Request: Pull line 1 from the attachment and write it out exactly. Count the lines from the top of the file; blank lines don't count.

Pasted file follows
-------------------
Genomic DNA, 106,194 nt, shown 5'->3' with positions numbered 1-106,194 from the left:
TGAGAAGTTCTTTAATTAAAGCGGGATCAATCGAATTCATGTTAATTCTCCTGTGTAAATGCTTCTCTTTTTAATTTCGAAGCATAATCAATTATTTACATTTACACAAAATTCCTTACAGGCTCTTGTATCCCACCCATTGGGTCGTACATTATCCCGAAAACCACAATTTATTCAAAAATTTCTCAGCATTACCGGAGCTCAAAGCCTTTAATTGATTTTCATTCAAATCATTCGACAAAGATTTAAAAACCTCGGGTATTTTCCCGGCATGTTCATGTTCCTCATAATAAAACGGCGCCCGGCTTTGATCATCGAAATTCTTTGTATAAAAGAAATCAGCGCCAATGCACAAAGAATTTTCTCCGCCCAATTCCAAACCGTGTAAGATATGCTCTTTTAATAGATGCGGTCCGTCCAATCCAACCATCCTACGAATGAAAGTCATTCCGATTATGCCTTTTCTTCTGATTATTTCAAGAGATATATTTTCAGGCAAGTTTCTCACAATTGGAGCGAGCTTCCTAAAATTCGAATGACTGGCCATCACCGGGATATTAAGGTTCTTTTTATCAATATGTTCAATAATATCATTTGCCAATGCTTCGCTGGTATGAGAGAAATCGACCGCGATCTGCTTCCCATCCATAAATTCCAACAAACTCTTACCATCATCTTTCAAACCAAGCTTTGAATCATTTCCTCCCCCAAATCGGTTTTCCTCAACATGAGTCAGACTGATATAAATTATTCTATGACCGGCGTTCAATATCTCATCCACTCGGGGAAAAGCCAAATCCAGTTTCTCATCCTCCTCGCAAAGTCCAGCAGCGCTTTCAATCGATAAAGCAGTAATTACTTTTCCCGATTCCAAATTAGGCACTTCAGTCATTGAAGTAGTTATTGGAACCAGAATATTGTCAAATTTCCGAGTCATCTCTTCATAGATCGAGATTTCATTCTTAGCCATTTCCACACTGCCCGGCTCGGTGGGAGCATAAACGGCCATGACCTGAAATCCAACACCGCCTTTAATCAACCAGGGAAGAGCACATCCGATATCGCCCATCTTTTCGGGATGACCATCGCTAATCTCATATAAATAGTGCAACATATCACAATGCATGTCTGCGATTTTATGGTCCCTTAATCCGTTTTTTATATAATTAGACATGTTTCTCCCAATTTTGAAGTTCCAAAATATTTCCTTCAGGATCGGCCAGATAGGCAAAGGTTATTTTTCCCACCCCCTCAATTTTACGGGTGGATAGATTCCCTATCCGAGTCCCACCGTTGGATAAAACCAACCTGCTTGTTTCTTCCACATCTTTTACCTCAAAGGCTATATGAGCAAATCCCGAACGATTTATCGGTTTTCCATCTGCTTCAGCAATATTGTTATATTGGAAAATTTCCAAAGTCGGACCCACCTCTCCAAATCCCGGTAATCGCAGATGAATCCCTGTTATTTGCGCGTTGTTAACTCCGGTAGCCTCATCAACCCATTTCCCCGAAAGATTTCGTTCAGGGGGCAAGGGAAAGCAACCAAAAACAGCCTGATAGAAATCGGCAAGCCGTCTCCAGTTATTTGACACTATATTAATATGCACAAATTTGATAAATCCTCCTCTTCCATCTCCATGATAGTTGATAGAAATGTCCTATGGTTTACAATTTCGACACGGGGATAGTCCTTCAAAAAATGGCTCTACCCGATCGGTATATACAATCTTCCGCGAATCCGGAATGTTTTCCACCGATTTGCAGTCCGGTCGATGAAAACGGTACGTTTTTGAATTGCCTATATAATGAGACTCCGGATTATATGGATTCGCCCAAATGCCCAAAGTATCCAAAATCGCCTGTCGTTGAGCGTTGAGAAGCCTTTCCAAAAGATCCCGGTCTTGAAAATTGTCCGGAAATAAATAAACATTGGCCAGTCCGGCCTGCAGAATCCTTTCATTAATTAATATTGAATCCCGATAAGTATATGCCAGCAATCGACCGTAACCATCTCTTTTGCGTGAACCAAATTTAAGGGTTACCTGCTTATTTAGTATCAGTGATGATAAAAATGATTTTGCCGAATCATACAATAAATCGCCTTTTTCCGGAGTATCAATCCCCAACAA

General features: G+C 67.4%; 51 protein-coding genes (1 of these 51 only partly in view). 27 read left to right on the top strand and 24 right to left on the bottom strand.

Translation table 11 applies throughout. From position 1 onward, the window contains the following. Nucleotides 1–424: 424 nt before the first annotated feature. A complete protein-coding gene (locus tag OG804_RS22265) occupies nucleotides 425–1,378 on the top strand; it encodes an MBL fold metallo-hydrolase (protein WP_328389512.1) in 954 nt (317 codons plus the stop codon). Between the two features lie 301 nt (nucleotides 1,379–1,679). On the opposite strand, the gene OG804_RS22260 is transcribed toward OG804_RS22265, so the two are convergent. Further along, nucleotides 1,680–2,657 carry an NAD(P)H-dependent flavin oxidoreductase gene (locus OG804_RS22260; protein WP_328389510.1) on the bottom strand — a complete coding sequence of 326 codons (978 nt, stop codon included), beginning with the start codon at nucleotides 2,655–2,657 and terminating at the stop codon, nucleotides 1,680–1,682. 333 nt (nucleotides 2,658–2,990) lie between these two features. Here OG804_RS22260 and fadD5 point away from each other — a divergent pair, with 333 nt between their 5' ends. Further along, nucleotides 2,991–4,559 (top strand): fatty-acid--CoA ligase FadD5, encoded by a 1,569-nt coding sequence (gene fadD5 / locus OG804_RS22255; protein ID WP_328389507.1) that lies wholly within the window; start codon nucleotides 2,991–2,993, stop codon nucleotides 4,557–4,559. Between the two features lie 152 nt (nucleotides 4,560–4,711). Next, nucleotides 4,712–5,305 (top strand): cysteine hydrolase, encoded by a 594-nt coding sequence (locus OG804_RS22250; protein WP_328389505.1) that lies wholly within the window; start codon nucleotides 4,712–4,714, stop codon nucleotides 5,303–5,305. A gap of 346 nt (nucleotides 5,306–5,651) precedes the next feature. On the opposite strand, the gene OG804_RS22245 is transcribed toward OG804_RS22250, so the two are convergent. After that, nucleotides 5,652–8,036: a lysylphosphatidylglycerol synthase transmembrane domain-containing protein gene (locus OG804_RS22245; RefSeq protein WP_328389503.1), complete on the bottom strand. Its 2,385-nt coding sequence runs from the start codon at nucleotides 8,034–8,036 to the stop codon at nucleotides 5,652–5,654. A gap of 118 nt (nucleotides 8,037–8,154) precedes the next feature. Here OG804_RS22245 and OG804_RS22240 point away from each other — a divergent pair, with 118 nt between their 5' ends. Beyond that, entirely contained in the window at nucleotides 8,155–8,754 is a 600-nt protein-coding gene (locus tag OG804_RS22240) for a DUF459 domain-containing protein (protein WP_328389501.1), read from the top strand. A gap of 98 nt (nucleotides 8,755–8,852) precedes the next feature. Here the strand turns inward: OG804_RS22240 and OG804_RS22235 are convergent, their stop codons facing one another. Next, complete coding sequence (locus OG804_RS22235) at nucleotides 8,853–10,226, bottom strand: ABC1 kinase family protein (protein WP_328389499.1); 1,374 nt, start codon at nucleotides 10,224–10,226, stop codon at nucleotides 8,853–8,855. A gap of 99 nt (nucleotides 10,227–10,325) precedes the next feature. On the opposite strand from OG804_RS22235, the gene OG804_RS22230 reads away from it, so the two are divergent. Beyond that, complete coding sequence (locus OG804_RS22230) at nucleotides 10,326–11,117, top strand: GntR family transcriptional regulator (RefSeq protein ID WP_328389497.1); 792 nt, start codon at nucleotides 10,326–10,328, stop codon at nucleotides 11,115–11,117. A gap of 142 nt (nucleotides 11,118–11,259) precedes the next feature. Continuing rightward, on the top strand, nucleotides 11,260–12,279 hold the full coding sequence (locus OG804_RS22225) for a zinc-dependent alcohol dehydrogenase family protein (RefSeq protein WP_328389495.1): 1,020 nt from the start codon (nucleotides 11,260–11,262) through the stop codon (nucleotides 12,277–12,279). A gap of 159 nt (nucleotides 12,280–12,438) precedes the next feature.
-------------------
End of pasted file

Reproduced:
Genomic DNA, 106,194 nt, shown 5'->3' with positions numbered 1-106,194 from the left: